Netflix Aims to Add Cheaper Tier With Ads Before Year's End, Report Says
Fees for password sharing could come around the same time, according to a New York Times report.
Joan E. SolsmanFormer Senior Reporter
Joan E. Solsman was CNET's senior media reporter, covering the intersection of entertainment and technology. She's reported from locations spanning from Disneyland to Serbian refugee camps, and she previously wrote for Dow Jones Newswires and The Wall Street Journal. She bikes to get almost everywhere and has been doored only once.
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Netflix could roll out an ad-supported tier by the end of the year, according to a report by The New York Times, which cited a company note sent to employees. Netflix also indicated it was planning to introduce charges for password sharing, something the company is currently testing in a few countries, around the same time, according to the report.
The ad-supported tier is still in its early days, a person familiar with the matter said.
In public perception, the news will likely further cement Netflix's commitment to both moves. Last month, when Netflix reported its first subscriber loss in a decade, co-CEO Reed Hastings reversed years of dismissing any interest in advertising by revealing the company was looking at a cheaper, ad-supported tier for Netflix.
Currently, Netflix is testing password-sharing fees in Chile, Costa Rica and Peru. These additional charges let people with a standard or premium Netflix plan pay extra to share the account with up to two people who don't live in the same home. The test includes the ability to transfer an existing profile -- including its viewing history and personalized recommendations -- to an "extra member."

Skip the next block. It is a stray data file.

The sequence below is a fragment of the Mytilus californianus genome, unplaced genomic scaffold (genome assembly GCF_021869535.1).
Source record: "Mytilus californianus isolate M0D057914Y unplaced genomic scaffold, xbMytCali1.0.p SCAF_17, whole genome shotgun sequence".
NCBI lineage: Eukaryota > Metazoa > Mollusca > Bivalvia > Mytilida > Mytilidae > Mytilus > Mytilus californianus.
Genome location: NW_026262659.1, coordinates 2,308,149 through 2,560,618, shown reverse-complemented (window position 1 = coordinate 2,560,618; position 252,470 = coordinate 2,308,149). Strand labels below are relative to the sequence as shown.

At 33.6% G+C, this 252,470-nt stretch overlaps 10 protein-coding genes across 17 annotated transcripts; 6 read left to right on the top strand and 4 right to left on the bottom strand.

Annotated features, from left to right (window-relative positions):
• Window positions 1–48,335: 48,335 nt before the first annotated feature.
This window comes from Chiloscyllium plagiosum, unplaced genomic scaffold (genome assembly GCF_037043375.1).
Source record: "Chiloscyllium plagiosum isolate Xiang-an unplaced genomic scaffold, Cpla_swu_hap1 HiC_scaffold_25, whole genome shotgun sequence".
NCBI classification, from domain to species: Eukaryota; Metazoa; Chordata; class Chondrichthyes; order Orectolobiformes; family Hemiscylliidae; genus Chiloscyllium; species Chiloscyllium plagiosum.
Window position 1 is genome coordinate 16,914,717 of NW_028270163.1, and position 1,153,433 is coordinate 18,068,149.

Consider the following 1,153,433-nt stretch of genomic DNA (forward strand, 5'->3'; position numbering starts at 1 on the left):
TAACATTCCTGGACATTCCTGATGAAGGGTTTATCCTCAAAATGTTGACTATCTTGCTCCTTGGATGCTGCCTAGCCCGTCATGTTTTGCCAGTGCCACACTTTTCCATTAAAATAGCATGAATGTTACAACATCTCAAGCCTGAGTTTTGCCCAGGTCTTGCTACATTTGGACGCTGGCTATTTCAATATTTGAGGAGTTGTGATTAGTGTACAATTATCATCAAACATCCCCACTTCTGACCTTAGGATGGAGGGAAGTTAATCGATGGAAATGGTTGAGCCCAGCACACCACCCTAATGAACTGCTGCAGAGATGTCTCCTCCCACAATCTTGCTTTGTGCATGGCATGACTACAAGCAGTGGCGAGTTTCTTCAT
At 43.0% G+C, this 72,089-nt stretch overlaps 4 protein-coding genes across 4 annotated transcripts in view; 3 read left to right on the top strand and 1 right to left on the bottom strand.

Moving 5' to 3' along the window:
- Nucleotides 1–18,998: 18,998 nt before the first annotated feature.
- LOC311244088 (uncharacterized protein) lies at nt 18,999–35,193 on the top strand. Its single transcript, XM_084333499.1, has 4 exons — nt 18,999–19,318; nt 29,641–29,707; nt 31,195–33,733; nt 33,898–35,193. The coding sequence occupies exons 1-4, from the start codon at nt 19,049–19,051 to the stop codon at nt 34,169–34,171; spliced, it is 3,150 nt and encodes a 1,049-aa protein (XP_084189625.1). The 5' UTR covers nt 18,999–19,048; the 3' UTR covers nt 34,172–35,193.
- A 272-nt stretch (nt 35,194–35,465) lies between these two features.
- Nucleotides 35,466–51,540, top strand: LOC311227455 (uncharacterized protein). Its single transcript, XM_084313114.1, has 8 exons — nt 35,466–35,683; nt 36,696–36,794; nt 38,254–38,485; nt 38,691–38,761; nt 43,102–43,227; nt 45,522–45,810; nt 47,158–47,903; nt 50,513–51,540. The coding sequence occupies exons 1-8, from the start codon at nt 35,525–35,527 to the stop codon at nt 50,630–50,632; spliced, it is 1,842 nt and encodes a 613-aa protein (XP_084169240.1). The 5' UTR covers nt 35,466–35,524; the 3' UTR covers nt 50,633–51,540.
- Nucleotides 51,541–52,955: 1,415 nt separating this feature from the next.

Adding advertising for a new Netflix tier is more complicated. Netflix, which doesn't have an ad-sales force, would need to hire people and create its own, acquire a company to absorb an ad-sales team, or forge a partnership with an existing entity.
The drop in viewers has buffeted Hollywood's confidence in streaming as the engine for future growth. Netflix's years of unflagging growth pushed nearly all of Hollywood's major media companies to pour billions of dollars into their own streaming operations. These so-called streaming wars brought about a wave of new services, including Apple TV Plus, Disney Plus, HBO Max, Peacock and Paramount Plus, among others, a trend that's complicated how many services you must use -- and pay for -- to watch your favorite shows and movies online.